Ten years ago, the first group of Newark Academy students went on Immersion Experiences, discovering new cultures and places; now, the program is a vital part of the NA curriculum. The 10- or 16-day trips provide students with opportunities to learn by moving beyond their comfort zones. These experiences range from living with a host family in another country to exploring wilderness areas in the American Southwest.
In October 2008, the NA Board of Trustees voted unanimously to require each Upper School student, beginning with the Class of 2013, to engage in at least one cultural/linguistic, cultural/service-learning or wilderness Immersion Experience. Since then, students have traveled to Spain, France, India, the White Mountains of New Hampshire, the Rangeley Lakes region of Maine, the desert Southwest and other destinations.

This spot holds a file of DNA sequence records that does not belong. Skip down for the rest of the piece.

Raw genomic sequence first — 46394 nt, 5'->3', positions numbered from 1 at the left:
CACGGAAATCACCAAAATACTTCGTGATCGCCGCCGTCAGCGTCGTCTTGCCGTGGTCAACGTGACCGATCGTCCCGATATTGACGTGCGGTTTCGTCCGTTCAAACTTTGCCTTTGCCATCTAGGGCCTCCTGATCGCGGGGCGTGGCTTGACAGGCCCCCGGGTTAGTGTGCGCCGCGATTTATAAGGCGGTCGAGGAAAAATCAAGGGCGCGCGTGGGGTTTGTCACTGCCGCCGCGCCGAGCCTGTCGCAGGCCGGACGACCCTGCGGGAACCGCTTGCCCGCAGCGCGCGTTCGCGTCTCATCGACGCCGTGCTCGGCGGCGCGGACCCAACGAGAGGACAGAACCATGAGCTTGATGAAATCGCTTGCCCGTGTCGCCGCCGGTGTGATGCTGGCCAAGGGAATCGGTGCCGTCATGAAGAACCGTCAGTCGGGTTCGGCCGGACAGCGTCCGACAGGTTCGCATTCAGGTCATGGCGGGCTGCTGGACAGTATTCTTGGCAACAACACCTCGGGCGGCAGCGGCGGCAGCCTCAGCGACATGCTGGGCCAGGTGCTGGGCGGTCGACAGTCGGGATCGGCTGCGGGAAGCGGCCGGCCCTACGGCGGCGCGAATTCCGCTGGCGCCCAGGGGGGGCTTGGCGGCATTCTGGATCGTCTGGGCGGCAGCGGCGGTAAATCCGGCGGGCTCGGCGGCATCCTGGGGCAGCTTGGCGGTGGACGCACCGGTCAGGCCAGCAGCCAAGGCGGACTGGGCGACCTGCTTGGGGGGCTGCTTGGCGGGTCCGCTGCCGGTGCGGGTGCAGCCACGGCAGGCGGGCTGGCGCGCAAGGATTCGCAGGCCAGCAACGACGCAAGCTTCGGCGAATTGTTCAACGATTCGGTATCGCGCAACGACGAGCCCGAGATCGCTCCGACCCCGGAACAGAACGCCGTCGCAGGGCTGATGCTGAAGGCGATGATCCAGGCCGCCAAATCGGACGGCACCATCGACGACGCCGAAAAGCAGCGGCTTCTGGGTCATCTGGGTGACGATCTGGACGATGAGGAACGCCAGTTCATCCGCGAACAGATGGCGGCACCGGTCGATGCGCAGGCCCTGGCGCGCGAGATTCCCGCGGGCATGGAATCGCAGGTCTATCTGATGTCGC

As a member of the first graduating class required to have an Immersion Experience, Christian Pinto ’13 wanted to go above and beyond what was required, so he created a self-designed experience. Christian went to Senegal, Africa, during the summer before his sophomore year, where he stayed with a local family while using his French skills and doing service work for a humanitarian organization. “At first, I was a bit unsure of going to a third-world African country without anyone I knew, but it forced me to really step outside of my comfort zone,” Christian says. “I met some great people who were incredibly interesting and like-minded, all wanting to experience the culture and people that the beautiful country of Senegal has to offer.”